Ford’s BlueCruise 2024 Hands-Free Technology in NTSB Crosshairs

Ford’s BlueCruise: A Ford Mustang Mach-E was involved in a recent deadly crash in Texas, which is the subject of an investigation by the US National Transportation Safety Board.

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  • The National Transportation Safety Board (NTSB) of the United States is looking into the possibility of a recent tragic collision involving Ford’s BlueCruise hands-free driving technology.
  • According to the NTSB, a Honda CR-V that was stopped on Highway 10 in San Antonio, Texas, was struck in the rear by a Mustang Mach-E equipped with BlueCruise; the driver of the Honda CR-V subsequently passed away.

Ford’s BlueCruise hand-free driving assistance system is the subject of an inquiry by the National Transportation Safety Board (NTSB) in the United States. A recent fatal collision involving a Ford Mustang Mach-E equipped with BlueCruise served as the impetus for the investigation. According to the NTSB’s first report, the Mach-E collided with the rear end of a stationary Honda CR-V on Highway 10. Later on, the driver of the CR-V passed away.

As per the San Antonio police report, the Mach-E was operating on “partial automation” at the time of the collision, as reported by Reuters. According to the Reuters report, the NTSB chose to investigate the crash “due to its continuing interest in advanced driver assistance systems and how vehicle operators interact with these technologies.”  Within 30 days, the NTSB’s initial report ought to be accessible.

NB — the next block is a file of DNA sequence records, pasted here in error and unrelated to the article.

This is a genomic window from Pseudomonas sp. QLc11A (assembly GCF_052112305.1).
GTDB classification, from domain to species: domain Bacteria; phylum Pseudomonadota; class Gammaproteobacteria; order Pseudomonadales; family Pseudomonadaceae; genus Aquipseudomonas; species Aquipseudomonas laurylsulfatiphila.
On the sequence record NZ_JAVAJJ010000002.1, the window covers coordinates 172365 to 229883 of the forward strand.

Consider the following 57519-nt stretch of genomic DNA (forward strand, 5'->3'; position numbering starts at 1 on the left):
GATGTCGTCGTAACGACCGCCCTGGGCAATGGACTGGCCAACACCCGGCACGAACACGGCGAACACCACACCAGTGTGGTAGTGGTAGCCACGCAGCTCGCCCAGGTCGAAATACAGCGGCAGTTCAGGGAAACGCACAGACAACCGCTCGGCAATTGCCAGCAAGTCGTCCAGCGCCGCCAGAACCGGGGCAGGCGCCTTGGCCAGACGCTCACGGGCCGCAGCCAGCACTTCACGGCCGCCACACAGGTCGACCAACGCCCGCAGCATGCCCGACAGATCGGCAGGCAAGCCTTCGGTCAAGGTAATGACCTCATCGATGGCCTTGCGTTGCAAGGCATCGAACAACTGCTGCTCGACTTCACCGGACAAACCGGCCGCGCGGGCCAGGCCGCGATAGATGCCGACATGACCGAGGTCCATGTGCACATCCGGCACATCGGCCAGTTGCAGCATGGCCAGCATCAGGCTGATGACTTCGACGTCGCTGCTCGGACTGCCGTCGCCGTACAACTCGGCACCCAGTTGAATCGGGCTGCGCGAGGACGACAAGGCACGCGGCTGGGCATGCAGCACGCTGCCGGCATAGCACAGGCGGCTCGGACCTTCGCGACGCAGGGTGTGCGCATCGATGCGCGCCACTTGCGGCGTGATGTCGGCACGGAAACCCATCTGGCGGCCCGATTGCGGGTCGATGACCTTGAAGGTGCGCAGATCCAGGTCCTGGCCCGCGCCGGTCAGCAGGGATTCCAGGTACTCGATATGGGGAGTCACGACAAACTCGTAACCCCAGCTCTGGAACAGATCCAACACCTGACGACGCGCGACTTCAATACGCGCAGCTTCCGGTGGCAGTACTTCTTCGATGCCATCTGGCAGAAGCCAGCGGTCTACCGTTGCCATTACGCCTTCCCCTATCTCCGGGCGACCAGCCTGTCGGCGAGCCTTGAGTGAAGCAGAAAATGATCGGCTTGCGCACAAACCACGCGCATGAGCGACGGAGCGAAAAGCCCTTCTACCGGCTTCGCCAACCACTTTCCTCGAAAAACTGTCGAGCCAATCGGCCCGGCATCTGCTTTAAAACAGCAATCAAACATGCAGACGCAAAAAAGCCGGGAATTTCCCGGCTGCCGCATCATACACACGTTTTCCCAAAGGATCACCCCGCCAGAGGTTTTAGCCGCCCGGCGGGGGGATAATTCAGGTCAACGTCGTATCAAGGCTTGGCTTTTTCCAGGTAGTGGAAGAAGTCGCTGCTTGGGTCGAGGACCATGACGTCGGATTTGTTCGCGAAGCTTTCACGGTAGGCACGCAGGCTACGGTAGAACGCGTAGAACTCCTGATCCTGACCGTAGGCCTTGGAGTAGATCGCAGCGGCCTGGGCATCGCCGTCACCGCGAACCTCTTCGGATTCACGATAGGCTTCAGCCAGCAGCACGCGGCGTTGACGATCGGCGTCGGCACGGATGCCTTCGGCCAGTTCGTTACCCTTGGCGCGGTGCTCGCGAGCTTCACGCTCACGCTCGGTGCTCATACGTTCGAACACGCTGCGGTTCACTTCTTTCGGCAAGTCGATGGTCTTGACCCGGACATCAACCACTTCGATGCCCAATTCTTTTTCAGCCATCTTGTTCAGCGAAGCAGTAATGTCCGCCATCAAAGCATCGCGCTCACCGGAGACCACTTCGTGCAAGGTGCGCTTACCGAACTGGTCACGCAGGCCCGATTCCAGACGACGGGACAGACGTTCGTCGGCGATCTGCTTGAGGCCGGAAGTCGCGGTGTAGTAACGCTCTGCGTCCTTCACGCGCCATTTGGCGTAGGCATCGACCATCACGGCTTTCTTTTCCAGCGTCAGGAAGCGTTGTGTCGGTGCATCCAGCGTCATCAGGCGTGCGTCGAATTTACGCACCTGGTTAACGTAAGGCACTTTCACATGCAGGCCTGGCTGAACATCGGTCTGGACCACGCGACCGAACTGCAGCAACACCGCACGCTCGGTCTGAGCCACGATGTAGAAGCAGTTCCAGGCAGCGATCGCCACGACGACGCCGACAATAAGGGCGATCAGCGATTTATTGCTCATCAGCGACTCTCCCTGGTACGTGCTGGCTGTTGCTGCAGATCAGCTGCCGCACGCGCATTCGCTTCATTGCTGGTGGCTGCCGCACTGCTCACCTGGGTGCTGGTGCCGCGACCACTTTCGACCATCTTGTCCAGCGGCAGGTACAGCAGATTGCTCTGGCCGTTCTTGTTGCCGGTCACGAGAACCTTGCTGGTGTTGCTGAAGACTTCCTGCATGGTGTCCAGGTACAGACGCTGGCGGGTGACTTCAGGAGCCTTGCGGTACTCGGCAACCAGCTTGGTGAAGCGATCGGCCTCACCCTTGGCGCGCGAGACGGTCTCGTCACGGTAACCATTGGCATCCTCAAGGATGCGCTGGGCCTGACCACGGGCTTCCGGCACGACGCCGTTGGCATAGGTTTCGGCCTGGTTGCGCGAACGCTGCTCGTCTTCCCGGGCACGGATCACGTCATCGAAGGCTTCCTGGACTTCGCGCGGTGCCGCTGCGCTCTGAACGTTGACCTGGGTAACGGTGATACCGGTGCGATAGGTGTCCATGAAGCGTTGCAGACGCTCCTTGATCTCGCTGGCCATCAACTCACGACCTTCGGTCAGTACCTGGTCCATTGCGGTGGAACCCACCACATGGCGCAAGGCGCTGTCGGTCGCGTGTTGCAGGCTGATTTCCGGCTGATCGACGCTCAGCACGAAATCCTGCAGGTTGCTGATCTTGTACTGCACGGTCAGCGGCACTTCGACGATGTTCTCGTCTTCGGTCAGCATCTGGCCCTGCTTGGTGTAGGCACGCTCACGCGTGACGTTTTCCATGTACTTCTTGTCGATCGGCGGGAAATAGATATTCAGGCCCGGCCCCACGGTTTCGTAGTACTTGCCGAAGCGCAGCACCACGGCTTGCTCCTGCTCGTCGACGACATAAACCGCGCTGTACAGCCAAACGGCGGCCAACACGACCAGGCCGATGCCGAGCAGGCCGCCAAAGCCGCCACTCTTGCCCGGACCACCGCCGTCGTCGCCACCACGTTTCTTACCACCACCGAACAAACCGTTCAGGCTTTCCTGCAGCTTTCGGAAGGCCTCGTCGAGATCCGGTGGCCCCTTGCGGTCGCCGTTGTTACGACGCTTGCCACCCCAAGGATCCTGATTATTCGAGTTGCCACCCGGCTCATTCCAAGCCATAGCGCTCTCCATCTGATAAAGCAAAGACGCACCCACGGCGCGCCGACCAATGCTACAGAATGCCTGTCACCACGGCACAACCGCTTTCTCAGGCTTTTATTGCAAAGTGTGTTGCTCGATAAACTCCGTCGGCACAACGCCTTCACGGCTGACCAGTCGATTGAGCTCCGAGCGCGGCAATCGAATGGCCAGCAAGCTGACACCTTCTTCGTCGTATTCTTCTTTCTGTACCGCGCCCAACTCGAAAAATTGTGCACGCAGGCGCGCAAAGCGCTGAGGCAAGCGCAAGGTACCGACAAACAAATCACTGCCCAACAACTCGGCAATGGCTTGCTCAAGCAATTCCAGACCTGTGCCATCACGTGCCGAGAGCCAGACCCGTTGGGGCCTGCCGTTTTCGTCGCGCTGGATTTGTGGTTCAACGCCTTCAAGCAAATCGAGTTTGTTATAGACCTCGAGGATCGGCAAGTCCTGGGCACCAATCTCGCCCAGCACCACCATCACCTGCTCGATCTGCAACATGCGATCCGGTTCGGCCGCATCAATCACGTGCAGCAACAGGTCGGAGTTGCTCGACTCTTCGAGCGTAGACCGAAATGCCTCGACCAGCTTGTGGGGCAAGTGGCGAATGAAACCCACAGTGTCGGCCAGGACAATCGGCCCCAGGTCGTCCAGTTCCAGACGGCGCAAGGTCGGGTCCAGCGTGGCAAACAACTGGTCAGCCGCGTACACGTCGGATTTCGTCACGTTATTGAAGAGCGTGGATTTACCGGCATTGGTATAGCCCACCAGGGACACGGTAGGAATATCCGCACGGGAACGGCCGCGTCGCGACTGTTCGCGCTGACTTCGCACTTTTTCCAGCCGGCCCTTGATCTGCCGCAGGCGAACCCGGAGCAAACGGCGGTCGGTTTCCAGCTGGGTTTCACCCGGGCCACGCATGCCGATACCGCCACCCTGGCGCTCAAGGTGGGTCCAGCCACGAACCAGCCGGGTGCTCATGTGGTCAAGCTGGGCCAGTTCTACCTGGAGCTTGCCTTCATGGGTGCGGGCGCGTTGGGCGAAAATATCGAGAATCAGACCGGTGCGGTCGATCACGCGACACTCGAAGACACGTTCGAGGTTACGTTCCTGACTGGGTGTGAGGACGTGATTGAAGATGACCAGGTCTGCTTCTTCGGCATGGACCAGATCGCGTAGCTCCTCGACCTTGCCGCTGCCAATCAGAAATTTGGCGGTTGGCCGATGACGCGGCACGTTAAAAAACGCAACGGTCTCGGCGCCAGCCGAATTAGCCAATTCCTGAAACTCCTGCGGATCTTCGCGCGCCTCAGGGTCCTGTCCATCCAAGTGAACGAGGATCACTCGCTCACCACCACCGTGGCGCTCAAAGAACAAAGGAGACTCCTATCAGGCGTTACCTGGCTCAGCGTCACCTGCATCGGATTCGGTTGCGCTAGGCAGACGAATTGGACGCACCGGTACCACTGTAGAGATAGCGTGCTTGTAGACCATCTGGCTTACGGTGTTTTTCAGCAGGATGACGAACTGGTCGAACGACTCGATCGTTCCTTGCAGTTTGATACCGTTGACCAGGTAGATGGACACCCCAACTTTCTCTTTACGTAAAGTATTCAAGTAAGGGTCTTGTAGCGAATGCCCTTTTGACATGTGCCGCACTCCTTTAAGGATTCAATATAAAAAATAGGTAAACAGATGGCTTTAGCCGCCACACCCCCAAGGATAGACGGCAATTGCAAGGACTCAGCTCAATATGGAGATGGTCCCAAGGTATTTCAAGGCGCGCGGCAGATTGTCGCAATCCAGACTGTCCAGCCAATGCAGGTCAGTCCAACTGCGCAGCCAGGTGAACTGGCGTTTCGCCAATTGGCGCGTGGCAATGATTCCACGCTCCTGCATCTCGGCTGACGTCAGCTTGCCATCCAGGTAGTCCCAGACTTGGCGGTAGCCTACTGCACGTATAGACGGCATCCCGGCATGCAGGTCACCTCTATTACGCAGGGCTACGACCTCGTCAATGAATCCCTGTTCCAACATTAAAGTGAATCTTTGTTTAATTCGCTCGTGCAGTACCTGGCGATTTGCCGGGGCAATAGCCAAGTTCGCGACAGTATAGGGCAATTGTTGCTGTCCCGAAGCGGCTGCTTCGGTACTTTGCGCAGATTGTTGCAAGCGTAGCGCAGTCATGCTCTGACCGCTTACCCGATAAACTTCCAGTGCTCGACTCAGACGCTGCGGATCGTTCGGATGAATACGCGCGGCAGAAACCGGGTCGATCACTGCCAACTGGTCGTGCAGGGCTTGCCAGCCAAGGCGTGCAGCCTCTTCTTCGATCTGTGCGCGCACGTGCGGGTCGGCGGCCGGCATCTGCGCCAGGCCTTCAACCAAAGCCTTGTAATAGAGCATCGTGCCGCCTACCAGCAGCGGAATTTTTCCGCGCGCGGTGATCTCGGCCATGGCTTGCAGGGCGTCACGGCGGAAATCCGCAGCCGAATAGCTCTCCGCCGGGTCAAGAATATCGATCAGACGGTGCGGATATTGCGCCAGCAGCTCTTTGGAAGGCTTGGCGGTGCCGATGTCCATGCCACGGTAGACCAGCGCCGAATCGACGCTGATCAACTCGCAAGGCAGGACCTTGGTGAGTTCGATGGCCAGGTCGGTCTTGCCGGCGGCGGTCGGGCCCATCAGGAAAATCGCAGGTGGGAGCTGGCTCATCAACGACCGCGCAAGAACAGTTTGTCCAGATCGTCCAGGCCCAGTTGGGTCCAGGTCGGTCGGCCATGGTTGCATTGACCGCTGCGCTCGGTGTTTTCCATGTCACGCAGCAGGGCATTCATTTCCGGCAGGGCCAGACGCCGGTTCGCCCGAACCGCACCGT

Image credit: Google

A Ford representative informed Car & Driver, “We were recently made aware of this incident and extend our deepest sympathies to those involved,” in response to a request for comment on the circumstances. Not all of the details surrounding this incident are known yet. We reported this incident to NHTSA as soon as Ford notified us about it, and we are now compiling as much data as we can. At Ford, everyone knows that safety comes first, and we will work closely with any investigating authorities.”

It is determined that Ford’s BlueCruise is a Level 2 autonomous system. BlueCruise-equipped cars have a camera and infrared light emitters in the cabin to track what the drivers see, discouraging them from dodging that duty. BlueCruise will shut down if the driver’s gaze strays from the work at hand for an extended period.

Not too long after the IIHS failed almost all automakers in a new grading program designed to assess partially autonomous driving systems, the latest Mach-E crash occurred, and an investigation was launched. In looking into the security of new driver-aid devices, the NTSB is not working alone.

Ford’s BlueCruise review on YouTube

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